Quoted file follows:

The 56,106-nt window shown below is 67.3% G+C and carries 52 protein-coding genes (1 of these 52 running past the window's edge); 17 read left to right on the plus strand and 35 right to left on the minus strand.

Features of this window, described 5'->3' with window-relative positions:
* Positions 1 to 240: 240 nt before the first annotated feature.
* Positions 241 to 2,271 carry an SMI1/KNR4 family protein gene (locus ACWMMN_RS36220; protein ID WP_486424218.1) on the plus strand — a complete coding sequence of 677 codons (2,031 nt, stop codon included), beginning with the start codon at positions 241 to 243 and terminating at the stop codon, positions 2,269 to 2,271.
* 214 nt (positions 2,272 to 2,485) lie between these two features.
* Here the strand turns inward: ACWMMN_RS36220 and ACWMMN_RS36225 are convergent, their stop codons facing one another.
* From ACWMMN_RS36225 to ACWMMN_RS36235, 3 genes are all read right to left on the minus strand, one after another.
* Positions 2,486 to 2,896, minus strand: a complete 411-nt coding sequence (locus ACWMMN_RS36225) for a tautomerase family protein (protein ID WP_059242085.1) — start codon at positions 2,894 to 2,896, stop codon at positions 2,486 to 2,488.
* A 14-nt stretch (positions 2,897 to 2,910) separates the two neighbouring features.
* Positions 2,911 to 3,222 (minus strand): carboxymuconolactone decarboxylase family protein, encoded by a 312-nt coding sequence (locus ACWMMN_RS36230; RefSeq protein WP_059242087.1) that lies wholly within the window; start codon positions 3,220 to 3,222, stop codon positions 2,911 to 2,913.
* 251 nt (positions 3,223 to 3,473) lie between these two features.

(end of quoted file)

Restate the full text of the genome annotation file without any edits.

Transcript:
The 56,106-nt window shown below is 67.3% G+C and carries 52 protein-coding genes (1 of these 52 running past the window's edge); 17 read left to right on the plus strand and 35 right to left on the minus strand.

Features of this window, described 5'->3' with window-relative positions:
* Positions 1 to 240: 240 nt before the first annotated feature.
* Positions 241 to 2,271 carry an SMI1/KNR4 family protein gene (locus ACWMMN_RS36220; protein ID WP_486424218.1) on the plus strand — a complete coding sequence of 677 codons (2,031 nt, stop codon included), beginning with the start codon at positions 241 to 243 and terminating at the stop codon, positions 2,269 to 2,271.
* 214 nt (positions 2,272 to 2,485) lie between these two features.
* Here the strand turns inward: ACWMMN_RS36220 and ACWMMN_RS36225 are convergent, their stop codons facing one another.
* From ACWMMN_RS36225 to ACWMMN_RS36235, 3 genes are all read right to left on the minus strand, one after another.
* Positions 2,486 to 2,896, minus strand: a complete 411-nt coding sequence (locus ACWMMN_RS36225) for a tautomerase family protein (protein ID WP_059242085.1) — start codon at positions 2,894 to 2,896, stop codon at positions 2,486 to 2,488.
* A 14-nt stretch (positions 2,897 to 2,910) separates the two neighbouring features.
* Positions 2,911 to 3,222 (minus strand): carboxymuconolactone decarboxylase family protein, encoded by a 312-nt coding sequence (locus ACWMMN_RS36230; RefSeq protein WP_059242087.1) that lies wholly within the window; start codon positions 3,220 to 3,222, stop codon positions 2,911 to 2,913.
* 251 nt (positions 3,223 to 3,473) lie between these two features.